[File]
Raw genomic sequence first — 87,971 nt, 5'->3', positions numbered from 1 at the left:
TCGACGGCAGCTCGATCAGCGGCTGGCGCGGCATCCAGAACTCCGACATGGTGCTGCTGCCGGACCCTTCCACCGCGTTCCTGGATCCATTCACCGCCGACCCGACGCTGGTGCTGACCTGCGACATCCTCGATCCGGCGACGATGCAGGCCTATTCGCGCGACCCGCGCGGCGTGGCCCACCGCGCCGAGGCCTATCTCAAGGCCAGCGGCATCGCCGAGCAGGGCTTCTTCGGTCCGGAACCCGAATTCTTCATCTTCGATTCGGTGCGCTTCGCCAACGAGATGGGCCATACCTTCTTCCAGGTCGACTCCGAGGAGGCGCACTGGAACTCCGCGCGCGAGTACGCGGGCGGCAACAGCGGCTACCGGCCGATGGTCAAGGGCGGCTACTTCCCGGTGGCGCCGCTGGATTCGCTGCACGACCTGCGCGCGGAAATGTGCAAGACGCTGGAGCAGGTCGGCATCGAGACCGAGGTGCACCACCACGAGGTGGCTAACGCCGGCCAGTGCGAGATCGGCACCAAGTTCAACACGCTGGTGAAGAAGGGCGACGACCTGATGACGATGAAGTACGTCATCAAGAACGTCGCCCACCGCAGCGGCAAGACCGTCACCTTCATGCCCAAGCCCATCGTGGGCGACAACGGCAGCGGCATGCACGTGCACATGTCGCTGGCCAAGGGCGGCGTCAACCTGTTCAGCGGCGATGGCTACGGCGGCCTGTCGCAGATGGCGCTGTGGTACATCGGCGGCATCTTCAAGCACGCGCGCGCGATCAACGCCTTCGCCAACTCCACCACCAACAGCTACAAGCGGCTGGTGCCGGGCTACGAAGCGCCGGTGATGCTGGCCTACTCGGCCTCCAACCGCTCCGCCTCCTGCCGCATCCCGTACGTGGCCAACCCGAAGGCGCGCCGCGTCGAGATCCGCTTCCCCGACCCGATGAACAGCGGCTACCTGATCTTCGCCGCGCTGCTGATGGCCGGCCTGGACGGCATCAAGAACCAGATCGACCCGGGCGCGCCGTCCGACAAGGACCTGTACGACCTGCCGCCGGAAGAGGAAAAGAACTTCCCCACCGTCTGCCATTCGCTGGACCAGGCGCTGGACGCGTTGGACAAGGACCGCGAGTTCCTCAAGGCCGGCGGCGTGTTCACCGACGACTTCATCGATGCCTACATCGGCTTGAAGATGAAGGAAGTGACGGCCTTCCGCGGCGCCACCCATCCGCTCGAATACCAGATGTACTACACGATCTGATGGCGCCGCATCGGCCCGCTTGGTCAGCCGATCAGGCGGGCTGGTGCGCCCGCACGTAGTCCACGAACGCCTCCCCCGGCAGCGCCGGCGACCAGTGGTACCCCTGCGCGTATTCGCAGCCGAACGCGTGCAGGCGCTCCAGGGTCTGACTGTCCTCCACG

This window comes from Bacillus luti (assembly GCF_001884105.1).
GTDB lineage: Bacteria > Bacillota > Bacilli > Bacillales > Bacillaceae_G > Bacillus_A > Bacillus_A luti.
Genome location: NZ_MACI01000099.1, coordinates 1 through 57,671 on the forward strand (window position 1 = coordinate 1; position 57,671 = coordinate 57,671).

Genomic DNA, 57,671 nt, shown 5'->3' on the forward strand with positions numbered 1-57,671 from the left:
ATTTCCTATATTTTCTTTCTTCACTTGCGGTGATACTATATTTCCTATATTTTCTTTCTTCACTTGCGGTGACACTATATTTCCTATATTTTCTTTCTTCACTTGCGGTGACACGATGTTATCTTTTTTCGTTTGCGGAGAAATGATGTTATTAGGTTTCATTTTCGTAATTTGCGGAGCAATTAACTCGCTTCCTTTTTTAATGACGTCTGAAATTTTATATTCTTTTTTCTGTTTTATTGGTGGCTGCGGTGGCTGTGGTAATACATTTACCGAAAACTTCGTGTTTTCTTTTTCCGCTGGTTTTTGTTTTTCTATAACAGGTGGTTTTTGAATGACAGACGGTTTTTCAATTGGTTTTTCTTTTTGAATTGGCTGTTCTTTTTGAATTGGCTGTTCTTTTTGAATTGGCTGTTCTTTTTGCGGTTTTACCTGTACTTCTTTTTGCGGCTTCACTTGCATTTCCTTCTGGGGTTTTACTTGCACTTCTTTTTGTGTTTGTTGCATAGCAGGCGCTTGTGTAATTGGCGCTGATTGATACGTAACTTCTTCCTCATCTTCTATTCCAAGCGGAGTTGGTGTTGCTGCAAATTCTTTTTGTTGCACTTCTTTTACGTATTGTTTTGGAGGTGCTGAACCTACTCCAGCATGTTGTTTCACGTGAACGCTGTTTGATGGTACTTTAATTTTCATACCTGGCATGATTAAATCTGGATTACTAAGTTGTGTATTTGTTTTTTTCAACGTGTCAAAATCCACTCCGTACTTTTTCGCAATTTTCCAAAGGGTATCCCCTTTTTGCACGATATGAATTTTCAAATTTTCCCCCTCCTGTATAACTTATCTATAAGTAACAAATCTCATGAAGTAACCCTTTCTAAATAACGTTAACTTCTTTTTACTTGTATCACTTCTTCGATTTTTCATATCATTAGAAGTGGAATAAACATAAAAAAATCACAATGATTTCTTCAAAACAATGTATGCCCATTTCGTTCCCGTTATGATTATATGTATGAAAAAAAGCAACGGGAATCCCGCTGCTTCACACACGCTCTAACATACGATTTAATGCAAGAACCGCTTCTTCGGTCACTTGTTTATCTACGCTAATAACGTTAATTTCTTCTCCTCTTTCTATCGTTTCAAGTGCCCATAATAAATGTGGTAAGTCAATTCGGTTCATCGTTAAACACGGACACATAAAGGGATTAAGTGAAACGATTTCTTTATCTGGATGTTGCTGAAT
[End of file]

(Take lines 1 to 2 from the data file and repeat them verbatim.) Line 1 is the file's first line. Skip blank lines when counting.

Raw genomic sequence first — 87,971 nt, 5'->3', positions numbered from 1 at the left:
TCGACGGCAGCTCGATCAGCGGCTGGCGCGGCATCCAGAACTCCGACATGGTGCTGCTGCCGGACCCTTCCACCGCGTTCCTGGATCCATTCACCGCCGACCCGACGCTGGTGCTGACCTGCGACATCCTCGATCCGGCGACGATGCAGGCCTATTCGCGCGACCCGCGCGGCGTGGCCCACCGCGCCGAGGCCTATCTCAAGGCCAGCGGCATCGCCGAGCAGGGCTTCTTCGGTCCGGAACCCGAATTCTTCATCTTCGATTCGGTGCGCTTCGCCAACGAGATGGGCCATACCTTCTTCCAGGTCGACTCCGAGGAGGCGCACTGGAACTCCGCGCGCGAGTACGCGGGCGGCAACAGCGGCTACCGGCCGATGGTCAAGGGCGGCTACTTCCCGGTGGCGCCGCTGGATTCGCTGCACGACCTGCGCGCGGAAATGTGCAAGACGCTGGAGCAGGTCGGCATCGAGACCGAGGTGCACCACCACGAGGTGGCTAACGCCGGCCAGTGCGAGATCGGCACCAAGTTCAACACGCTGGTGAAGAAGGGCGACGACCTGATGACGATGAAGTACGTCATCAAGAACGTCGCCCACCGCAGCGGCAAGACCGTCACCTTCATGCCCAAGCCCATCGTGGGCGACAACGGCAGCGGCATGCACGTGCACATGTCGCTGGCCAAGGGCGGCGTCAACCTGTTCAGCGGCGATGGCTACGGCGGCCTGTCGCAGATGGCGCTGTGGTACATCGGCGGCATCTTCAAGCACGCGCGCGCGATCAACGCCTTCGCCAACTCCACCACCAACAGCTACAAGCGGCTGGTGCCGGGCTACGAAGCGCCGGTGATGCTGGCCTACTCGGCCTCCAACCGCTCCGCCTCCTGCCGCATCCCGTACGTGGCCAACCCGAAGGCGCGCCGCGTCGAGATCCGCTTCCCCGACCCGATGAACAGCGGCTACCTGATCTTCGCCGCGCTGCTGATGGCCGGCCTGGACGGCATCAAGAACCAGATCGACCCGGGCGCGCCGTCCGACAAGGACCTGTACGACCTGCCGCCGGAAGAGGAAAAGAACTTCCCCACCGTCTGCCATTCGCTGGACCAGGCGCTGGACGCGTTGGACAAGGACCGCGAGTTCCTCAAGGCCGGCGGCGTGTTCACCGACGACTTCATCGATGCCTACATCGGCTTGAAGATGAAGGAAGTGACGGCCTTCCGCGGCGCCACCCATCCGCTCGAATACCAGATGTACTACACGATCTGATGGCGCCGCATCGGCCCGCTTGGTCAGCCGATCAGGCGGGCTGGTGCGCCCGCACGTAGTCCACGAACGCCTCCCCCGGCAGCGCCGGCGACCAGTGGTACCCCTGCGCGTATTCGCAGCCGAACGCGTGCAGGCGCTCCAGGGTCTGACTGTCCTCCACG